US 7569828 B2
A method for optimizing imaging dwell time during nuclear imaging. A fast pre-scan is conducted over the angular range of imaging, with equal dwell time at each position. A statistical sub-sampling is conducted over a region of interest to a desired fraction of the acquisition time. The statistical sub-sampling is used to simulate a varying dwell time tomographic dataset according to a profile pre-generated by an analysis of patient specific anatomic or functional information. Reconstructed data with equal dwell time and with simulated adaptive dwell time are constructed and compared to generate a difference image, a parameter of interest of which is evaluated. If the parameter of interest is within an acceptable level, the reduced dwell time for the given angular position is established; otherwise, the fraction is varied and the process is repeated. Once dwell times are computed for all view angles, a full scan is conducted.
1. A nuclear medicine tomographic imaging apparatus, comprising:
a detector capable of orbiting about a patient to acquire projection data at a plurality of view angles;
a control unit that varies the amount of time that said detector remains at a particular view angle in response to a control signal; and
a processing unit that develops said control signal in response to a desired measure of image quality wherein to develop said control signal said processing unit is adapted to
perform a pre-scan of said patient for a plurality of view angles over a period of time shorter than a time required for a clinical scan, and obtain pre-scan data;
subsample said pre-scan data with a varied dwell time to obtain simulated varied dwell time data;
compare a reconstructed image of said pre-scan data with a reconstructed image of said simulated varied dwell time data;
determine whether the result of said comparison falls within a predefined acceptable range;
modify said varied dwell time to obtain a modified set of simulated varied dwell time data if the result of said comparison is outside of said predefined acceptable range; and
use said varied dwell time in a clinical scan of said patient if the result of said comparison is within said predefined acceptable range.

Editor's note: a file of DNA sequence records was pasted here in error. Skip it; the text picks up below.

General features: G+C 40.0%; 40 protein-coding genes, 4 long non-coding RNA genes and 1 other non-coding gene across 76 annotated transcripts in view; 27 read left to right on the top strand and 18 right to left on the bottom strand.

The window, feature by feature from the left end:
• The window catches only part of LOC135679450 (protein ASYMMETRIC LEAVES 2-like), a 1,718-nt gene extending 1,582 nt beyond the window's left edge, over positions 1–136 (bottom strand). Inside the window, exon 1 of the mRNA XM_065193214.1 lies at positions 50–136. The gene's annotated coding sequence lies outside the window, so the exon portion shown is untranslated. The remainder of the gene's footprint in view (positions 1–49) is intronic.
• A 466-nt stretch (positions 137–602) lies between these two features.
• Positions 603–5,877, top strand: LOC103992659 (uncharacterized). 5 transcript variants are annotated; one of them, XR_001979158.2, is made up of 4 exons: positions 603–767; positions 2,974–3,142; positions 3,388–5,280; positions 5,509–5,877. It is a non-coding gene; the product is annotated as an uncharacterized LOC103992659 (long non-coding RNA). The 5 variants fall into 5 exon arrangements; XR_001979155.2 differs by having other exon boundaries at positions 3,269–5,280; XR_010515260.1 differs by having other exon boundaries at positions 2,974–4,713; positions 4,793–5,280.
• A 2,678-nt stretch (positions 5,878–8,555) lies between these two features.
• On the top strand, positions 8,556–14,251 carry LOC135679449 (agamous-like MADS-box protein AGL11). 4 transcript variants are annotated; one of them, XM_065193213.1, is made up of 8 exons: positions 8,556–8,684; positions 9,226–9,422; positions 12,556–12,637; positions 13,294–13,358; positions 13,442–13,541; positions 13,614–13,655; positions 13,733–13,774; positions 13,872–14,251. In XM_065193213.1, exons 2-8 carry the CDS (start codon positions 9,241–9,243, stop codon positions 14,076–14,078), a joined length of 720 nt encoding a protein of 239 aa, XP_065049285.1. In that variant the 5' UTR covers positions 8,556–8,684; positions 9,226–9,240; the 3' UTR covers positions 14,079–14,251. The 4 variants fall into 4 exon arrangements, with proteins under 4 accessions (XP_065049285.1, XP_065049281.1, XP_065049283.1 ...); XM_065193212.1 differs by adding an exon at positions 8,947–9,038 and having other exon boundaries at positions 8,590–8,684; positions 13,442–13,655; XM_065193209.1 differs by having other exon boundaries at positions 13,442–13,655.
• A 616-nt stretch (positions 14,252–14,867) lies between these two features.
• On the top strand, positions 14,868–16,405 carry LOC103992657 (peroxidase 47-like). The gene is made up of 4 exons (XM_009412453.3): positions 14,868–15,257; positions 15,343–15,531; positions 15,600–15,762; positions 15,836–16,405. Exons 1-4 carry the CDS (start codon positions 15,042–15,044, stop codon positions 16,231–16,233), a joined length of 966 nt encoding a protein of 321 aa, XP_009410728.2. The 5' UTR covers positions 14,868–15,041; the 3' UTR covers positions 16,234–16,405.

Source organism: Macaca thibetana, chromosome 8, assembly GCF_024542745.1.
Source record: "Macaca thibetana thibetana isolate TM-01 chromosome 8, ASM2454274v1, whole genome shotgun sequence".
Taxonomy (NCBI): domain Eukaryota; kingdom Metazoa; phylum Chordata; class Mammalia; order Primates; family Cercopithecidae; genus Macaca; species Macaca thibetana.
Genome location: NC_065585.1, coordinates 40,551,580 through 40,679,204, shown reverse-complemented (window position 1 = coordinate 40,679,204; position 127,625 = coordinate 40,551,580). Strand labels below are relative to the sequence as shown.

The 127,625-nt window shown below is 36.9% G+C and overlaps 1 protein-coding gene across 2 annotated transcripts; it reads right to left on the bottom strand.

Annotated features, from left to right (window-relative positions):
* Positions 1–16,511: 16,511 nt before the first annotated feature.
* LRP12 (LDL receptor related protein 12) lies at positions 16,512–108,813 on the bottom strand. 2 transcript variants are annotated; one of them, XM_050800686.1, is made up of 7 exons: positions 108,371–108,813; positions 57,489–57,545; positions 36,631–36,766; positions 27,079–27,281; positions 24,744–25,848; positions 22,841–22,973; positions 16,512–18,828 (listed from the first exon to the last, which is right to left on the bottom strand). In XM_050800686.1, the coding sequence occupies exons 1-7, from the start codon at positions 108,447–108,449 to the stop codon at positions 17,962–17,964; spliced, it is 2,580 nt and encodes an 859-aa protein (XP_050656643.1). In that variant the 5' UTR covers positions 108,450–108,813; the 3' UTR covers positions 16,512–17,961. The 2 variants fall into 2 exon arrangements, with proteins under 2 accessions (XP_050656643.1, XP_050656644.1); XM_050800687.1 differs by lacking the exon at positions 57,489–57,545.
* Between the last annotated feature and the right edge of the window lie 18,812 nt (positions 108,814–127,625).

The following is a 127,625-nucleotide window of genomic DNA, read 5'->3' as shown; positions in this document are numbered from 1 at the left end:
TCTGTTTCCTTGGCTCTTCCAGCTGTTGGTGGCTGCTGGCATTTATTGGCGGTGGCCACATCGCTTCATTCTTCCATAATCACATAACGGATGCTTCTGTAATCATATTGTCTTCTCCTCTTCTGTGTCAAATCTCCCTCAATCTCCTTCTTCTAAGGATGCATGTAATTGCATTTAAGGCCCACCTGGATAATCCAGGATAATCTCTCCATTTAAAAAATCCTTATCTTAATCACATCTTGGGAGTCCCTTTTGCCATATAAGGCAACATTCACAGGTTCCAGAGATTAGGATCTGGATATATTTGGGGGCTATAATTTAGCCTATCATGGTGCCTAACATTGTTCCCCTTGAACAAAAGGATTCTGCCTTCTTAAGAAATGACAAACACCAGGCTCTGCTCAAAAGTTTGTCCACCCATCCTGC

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11. A method of calculating variable dwell times for particular view angles of a nuclear medicine imaging detector with respect to a patient, comprising the steps of:
performing a pre-scan of said patient for a plurality of view angles over a period of time shorter than a time required for a clinical scan, and obtaining pre-scan data;
subsampling said pre-scan data with a varied dwell time to obtain simulated varied dwell time data;
comparing a reconstructed image of said pre-scan data with a reconstructed image of said simulated varied dwell time data;
determining whether the result of said comparison falls within a predefined acceptable range;
modifying said varied dwell time to obtain a modified set of simulated varied dwell time data if the result of said comparison is outside of said predefined acceptable range; and
using said varied dwell time in a clinical scan of said patient if the result of said comparison is within said predefined acceptable range.
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The invention generally relates to nuclear medicine. More particularly, it relates to nuclear tomographic imaging—particularly SPECT (single photon emission computed tomography) or PET (positron emission tomography) scanning—in which an imaging detector (e.g., a scintillation camera) rotates around the patient to obtain a plurality of data acquisitions, which are subsequently processed to reconstruct tomographic “slice” images of the patient.
In a conventional SPECT study of an organ such as the heart, a radioisotope (Tc-99m, Tl-201, for example) is administered to the patient and the radioisotope is taken up by the organ. Then, the patient is placed in a scintillation camera system and one or more scintillation camera detectors are incrementally rotated about the long axis of the patient, acquiring projection data at each of a number of angular positions or “views” with respect to the patient's body. The detectors acquire project data through interaction with gamma photons which emanate from the patient, and the resulting projection data from each view are processed to obtain image reconstruction data, which reconstruction data forms three-dimensional images (e.g., “SPECT images” or “tomographic images”) of the distribution of the radioisotope within the patient, and thereby of the internal organs and/or biological functions of the patient, such as blood flow.